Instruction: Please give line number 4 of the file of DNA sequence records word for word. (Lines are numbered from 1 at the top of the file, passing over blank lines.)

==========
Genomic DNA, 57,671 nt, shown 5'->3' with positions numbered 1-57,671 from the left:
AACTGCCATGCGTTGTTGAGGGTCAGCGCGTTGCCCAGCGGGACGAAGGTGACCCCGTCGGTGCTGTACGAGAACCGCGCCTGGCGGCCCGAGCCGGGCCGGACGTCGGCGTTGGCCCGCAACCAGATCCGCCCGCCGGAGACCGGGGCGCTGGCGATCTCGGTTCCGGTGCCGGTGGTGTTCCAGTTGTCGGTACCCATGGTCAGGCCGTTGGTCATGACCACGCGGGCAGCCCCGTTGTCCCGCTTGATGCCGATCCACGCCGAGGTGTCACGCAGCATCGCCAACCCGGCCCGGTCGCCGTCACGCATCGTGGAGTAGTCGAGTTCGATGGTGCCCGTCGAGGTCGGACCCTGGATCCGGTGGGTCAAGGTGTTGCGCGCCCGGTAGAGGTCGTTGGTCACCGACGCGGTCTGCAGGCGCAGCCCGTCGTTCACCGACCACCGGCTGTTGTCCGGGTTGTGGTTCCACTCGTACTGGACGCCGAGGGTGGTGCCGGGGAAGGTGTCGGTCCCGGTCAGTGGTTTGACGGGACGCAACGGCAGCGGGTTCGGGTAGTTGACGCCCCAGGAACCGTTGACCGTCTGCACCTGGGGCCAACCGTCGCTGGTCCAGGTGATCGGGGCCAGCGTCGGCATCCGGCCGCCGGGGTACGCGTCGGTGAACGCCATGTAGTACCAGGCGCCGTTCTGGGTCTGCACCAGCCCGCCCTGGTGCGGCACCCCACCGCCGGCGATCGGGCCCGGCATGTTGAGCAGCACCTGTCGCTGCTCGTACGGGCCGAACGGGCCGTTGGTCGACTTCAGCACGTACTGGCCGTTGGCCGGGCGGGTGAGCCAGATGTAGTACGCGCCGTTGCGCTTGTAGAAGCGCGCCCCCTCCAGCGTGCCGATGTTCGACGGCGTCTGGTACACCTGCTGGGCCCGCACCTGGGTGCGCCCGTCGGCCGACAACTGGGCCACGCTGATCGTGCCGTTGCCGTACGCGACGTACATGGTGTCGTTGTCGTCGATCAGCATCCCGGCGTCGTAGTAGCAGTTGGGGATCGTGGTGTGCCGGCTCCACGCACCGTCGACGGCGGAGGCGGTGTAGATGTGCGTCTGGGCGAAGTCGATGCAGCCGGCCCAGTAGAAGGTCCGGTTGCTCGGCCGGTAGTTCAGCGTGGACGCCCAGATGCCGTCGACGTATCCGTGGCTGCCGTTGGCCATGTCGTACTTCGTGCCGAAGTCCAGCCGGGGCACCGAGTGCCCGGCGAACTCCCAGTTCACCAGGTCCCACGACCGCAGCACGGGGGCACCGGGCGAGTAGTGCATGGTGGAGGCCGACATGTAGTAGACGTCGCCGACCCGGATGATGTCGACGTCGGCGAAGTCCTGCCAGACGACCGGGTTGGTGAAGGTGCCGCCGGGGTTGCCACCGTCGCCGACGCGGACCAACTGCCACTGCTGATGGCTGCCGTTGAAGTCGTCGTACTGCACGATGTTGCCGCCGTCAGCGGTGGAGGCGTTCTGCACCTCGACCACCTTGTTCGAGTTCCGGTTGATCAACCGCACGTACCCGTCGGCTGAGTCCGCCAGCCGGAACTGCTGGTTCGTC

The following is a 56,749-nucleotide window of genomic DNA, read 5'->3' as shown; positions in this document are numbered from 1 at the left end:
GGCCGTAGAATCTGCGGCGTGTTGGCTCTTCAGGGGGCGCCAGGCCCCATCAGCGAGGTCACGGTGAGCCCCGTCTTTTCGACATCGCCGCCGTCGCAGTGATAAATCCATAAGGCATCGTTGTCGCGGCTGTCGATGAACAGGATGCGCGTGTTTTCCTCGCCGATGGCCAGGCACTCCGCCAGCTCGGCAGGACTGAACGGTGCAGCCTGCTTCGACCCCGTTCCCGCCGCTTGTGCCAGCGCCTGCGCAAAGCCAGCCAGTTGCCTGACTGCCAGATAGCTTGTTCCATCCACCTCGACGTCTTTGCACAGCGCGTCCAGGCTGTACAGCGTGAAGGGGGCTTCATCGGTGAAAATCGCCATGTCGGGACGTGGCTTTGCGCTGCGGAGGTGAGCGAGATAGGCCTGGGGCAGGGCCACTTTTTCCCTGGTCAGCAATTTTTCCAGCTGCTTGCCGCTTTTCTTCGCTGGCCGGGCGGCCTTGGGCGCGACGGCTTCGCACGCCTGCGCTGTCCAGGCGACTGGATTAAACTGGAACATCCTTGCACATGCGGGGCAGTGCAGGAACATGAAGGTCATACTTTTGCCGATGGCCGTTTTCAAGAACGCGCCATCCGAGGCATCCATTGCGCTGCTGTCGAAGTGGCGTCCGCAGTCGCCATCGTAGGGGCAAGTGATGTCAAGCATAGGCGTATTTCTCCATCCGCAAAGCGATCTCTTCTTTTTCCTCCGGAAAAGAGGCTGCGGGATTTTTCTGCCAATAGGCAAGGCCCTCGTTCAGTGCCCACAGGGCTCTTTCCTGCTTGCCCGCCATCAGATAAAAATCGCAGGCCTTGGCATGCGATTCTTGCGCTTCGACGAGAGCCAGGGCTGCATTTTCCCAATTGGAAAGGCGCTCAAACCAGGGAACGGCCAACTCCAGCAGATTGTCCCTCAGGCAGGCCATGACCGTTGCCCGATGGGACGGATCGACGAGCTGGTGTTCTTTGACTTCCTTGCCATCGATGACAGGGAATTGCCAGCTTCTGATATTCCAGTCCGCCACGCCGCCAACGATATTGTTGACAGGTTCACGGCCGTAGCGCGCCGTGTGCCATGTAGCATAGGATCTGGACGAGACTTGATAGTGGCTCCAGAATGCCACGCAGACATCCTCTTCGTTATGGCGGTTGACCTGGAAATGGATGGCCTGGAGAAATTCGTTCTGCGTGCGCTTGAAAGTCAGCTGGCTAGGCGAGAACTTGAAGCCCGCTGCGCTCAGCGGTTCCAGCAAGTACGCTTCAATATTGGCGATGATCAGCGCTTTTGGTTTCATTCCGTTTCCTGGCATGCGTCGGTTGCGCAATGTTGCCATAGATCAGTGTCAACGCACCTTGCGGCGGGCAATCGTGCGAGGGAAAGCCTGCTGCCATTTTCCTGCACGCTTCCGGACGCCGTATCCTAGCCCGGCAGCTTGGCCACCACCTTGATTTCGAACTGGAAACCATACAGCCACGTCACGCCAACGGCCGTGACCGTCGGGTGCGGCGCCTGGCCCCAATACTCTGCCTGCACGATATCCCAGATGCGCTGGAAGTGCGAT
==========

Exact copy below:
GGCCGTAGAATCTGCGGCGTGTTGGCTCTTCAGGGGGCGCCAGGCCCCATCAGCGAGGTCACGGTGAGCCCCGTCTTTTCGACATCGCCGCCGTCGCAGTGATAAATCCATAAGGCATCGTTGTCGCGGCTGTCGATGAACAGGATGCGCGTGTTTTCCTCGCCGATGGCCAGGCACTCCGCCAGCTCGGCAGGACTGAACGGTGCAGCCTGCTTCGACCCCGTTCCCGCCGCTTGTGCCAGCGCCTGCGCAAAGCCAGCCAGTTGCCTGACTGCCAGATAGCTTGTTCCATCCACCTCGACGTCTTTGCACAGCGCGTCCAGGCTGTACAGCGTGAAGGGGGCTTCATCGGTGAAAATCGCCATGTCGGGACGTGGCTTTGCGCTGCGGAGGTGAGCGAGATAGGCCTGGGGCAGGGCCACTTTTTCCCTGGTCAGCAATTTTTCCAGCTGCTTGCCGCTTTTCTTCGCTGGCCGGGCGGCCTTGGGCGCGACGGCTTCGCACGCCTGCGCTGTCCAGGCGACTGGATTAAACTGGAACATCCTTGCACATGCGGGGCAGTGCAGGAACATGAAGGTCATACTTTTGCCGATGGCCGTTTTCAAGAACGCGCCATCCGAGGCATCCATTGCGCTGCTGTCGAAGTGGCGTCCGCAGTCGCCATCGTAGGGGCAAGTGATGTCAAGCATAGGCGTATTTCTCCATCCGCAAAGCGATCTCTTCTTTTTCCTCCGGAAAAGAGGCTGCGGGATTTTTCTGCCAATAGGCAAGGCCCTCGTTCAGTGCCCACAGGGCTCTTTCCTGCTTGCCCGCCATCAGATAAAAATCGCAGGCCTTGGCATGCGATTCTTGCGCTTCGACGAGAGCCAGGGCTGCATTTTCCCAATTGGAAAGGCGCTCAAACCAGGGAACGGCCAACTCCAGCAGATTGTCCCTCAGGCAGGCCATGACCGTTGCCCGATGGGACGGATCGACGAGCTGGTGTTCTTTGACTTCCTTGCCATCGATGACAGGGAATTGCCAGCTTCTGATATTCCAGTCCGCCACGCCGCCAACGATATTGTTGACAGGTTCACGGCCGTAGCGCGCCGTGTGCCATGTAGCATAGGATCTGGACGAGACTTGATAGTGGCTCCAGAATGCCACGCAGACATCCTCTTCGTTATGGCGGTTGACCTGGAAATGGATGGCCTGGAGAAATTCGTTCTGCGTGCGCTTGAAAGTCAGCTGGCTAGGCGAGAACTTGAAGCCCGCTGCGCTCAGCGGTTCCAGCAAGTACGCTTCAATATTGGCGATGATCAGCGCTTTTGGTTTCATTCCGTTTCCTGGCATGCGTCGGTTGCGCAATGTTGCCATAGATCAGTGTCAACGCACCTTGCGGCGGGCAATCGTGCGAGGGAAAGCCTGCTGCCATTTTCCTGCACGCTTCCGGACGCCGTATCCTAGCCCGGCAGCTTGGCCACCACCTTGATTTCGAACTGGAAACCATACAGCCACGTCACGCCAACGGCCGTGACCGTCGGGTGCGGCGCCTGGCCCCAATACTCTGCCTGCACGATATCCCAGATGCGCTGGAAGTGCGAT